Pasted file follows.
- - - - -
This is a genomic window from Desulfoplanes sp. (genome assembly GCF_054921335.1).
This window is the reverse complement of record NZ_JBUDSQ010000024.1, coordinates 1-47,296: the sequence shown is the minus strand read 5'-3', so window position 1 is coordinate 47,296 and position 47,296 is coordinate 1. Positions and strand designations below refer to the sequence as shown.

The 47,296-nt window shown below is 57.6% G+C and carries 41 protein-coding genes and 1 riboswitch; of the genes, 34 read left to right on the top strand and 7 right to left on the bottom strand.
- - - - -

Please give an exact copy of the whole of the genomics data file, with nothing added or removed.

This is a genomic window from Desulfoplanes sp. (genome assembly GCF_054921335.1).
This window is the reverse complement of record NZ_JBUDSQ010000024.1, coordinates 1-47,296: the sequence shown is the minus strand read 5'-3', so window position 1 is coordinate 47,296 and position 47,296 is coordinate 1. Positions and strand designations below refer to the sequence as shown.

The 47,296-nt window shown below is 57.6% G+C and carries 41 protein-coding genes and 1 riboswitch; of the genes, 34 read left to right on the top strand and 7 right to left on the bottom strand.